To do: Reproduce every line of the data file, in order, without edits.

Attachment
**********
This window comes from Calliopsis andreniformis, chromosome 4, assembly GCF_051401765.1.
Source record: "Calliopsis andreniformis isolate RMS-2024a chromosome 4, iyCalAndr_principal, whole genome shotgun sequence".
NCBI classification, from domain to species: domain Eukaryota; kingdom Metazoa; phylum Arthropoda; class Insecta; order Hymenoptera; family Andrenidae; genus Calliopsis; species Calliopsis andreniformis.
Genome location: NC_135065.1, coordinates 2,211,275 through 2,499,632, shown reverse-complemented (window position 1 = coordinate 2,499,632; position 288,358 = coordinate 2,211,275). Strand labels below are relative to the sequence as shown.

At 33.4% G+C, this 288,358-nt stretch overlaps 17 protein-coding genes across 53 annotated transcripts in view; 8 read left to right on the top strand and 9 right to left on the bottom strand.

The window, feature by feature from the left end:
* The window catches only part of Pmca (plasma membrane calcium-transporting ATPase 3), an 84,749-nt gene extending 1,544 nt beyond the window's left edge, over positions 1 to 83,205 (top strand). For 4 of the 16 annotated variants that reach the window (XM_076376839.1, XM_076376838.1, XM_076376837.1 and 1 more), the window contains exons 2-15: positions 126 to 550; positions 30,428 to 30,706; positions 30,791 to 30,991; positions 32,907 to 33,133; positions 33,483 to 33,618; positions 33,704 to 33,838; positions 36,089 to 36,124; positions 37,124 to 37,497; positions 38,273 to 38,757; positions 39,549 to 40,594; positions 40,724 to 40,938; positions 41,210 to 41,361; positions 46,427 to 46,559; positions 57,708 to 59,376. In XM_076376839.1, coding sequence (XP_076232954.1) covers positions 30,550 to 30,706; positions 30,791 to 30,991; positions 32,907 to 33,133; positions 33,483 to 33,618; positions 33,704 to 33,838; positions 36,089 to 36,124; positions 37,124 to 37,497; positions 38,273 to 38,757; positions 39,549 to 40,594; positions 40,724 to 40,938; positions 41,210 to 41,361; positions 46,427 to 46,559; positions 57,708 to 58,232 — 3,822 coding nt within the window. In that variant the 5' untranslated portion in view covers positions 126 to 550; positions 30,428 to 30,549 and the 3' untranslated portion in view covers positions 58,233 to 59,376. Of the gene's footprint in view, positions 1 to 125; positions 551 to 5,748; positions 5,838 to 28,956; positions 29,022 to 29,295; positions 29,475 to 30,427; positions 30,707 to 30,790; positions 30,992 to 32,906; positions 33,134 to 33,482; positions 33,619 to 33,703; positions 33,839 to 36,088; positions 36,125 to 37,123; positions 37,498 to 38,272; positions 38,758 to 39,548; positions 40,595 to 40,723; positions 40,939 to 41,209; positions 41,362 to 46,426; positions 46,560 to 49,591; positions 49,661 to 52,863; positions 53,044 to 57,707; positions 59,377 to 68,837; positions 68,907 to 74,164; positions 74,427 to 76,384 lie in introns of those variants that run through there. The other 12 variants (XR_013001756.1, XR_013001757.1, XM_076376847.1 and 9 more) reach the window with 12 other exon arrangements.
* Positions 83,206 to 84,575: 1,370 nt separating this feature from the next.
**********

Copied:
This window comes from Calliopsis andreniformis, chromosome 4, assembly GCF_051401765.1.
Source record: "Calliopsis andreniformis isolate RMS-2024a chromosome 4, iyCalAndr_principal, whole genome shotgun sequence".
NCBI classification, from domain to species: domain Eukaryota; kingdom Metazoa; phylum Arthropoda; class Insecta; order Hymenoptera; family Andrenidae; genus Calliopsis; species Calliopsis andreniformis.
Genome location: NC_135065.1, coordinates 2,211,275 through 2,499,632, shown reverse-complemented (window position 1 = coordinate 2,499,632; position 288,358 = coordinate 2,211,275). Strand labels below are relative to the sequence as shown.

At 33.4% G+C, this 288,358-nt stretch overlaps 17 protein-coding genes across 53 annotated transcripts in view; 8 read left to right on the top strand and 9 right to left on the bottom strand.

The window, feature by feature from the left end:
* The window catches only part of Pmca (plasma membrane calcium-transporting ATPase 3), an 84,749-nt gene extending 1,544 nt beyond the window's left edge, over positions 1 to 83,205 (top strand). For 4 of the 16 annotated variants that reach the window (XM_076376839.1, XM_076376838.1, XM_076376837.1 and 1 more), the window contains exons 2-15: positions 126 to 550; positions 30,428 to 30,706; positions 30,791 to 30,991; positions 32,907 to 33,133; positions 33,483 to 33,618; positions 33,704 to 33,838; positions 36,089 to 36,124; positions 37,124 to 37,497; positions 38,273 to 38,757; positions 39,549 to 40,594; positions 40,724 to 40,938; positions 41,210 to 41,361; positions 46,427 to 46,559; positions 57,708 to 59,376. In XM_076376839.1, coding sequence (XP_076232954.1) covers positions 30,550 to 30,706; positions 30,791 to 30,991; positions 32,907 to 33,133; positions 33,483 to 33,618; positions 33,704 to 33,838; positions 36,089 to 36,124; positions 37,124 to 37,497; positions 38,273 to 38,757; positions 39,549 to 40,594; positions 40,724 to 40,938; positions 41,210 to 41,361; positions 46,427 to 46,559; positions 57,708 to 58,232 — 3,822 coding nt within the window. In that variant the 5' untranslated portion in view covers positions 126 to 550; positions 30,428 to 30,549 and the 3' untranslated portion in view covers positions 58,233 to 59,376. Of the gene's footprint in view, positions 1 to 125; positions 551 to 5,748; positions 5,838 to 28,956; positions 29,022 to 29,295; positions 29,475 to 30,427; positions 30,707 to 30,790; positions 30,992 to 32,906; positions 33,134 to 33,482; positions 33,619 to 33,703; positions 33,839 to 36,088; positions 36,125 to 37,123; positions 37,498 to 38,272; positions 38,758 to 39,548; positions 40,595 to 40,723; positions 40,939 to 41,209; positions 41,362 to 46,426; positions 46,560 to 49,591; positions 49,661 to 52,863; positions 53,044 to 57,707; positions 59,377 to 68,837; positions 68,907 to 74,164; positions 74,427 to 76,384 lie in introns of those variants that run through there. The other 12 variants (XR_013001756.1, XR_013001757.1, XM_076376847.1 and 9 more) reach the window with 12 other exon arrangements.
* Positions 83,206 to 84,575: 1,370 nt separating this feature from the next.